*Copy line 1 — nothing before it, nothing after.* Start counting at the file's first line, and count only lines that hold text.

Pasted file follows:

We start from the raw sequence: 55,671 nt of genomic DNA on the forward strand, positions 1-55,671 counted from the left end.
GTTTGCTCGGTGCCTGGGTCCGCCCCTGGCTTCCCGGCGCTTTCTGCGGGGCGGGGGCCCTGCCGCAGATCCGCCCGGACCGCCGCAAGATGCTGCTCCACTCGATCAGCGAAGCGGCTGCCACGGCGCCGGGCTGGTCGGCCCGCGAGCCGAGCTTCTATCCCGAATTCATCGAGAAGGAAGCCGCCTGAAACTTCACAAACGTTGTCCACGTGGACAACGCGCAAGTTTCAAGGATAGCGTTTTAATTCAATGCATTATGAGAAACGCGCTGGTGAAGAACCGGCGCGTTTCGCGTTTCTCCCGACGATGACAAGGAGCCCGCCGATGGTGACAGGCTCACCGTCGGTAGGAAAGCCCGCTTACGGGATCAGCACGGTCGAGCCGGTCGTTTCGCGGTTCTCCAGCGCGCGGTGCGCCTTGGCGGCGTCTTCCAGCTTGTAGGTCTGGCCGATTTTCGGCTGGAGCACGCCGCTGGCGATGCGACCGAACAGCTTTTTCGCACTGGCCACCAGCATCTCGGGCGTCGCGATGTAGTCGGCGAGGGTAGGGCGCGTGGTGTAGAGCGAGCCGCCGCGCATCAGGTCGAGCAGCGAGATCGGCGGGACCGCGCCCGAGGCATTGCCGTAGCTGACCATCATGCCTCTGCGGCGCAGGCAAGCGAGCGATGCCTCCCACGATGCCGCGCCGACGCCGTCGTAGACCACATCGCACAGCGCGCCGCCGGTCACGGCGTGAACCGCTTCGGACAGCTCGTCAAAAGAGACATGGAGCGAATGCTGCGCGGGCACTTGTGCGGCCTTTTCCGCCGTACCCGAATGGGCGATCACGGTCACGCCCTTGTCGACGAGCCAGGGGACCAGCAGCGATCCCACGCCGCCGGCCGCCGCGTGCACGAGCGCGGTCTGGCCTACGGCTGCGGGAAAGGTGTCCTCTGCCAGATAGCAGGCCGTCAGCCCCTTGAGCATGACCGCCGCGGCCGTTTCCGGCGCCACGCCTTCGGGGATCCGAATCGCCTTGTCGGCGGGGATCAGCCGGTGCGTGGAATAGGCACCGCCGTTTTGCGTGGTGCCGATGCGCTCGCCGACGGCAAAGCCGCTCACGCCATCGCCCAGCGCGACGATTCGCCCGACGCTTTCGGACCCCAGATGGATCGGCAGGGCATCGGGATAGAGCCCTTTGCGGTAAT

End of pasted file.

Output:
We start from the raw sequence: 55,671 nt of genomic DNA on the forward strand, positions 1-55,671 counted from the left end.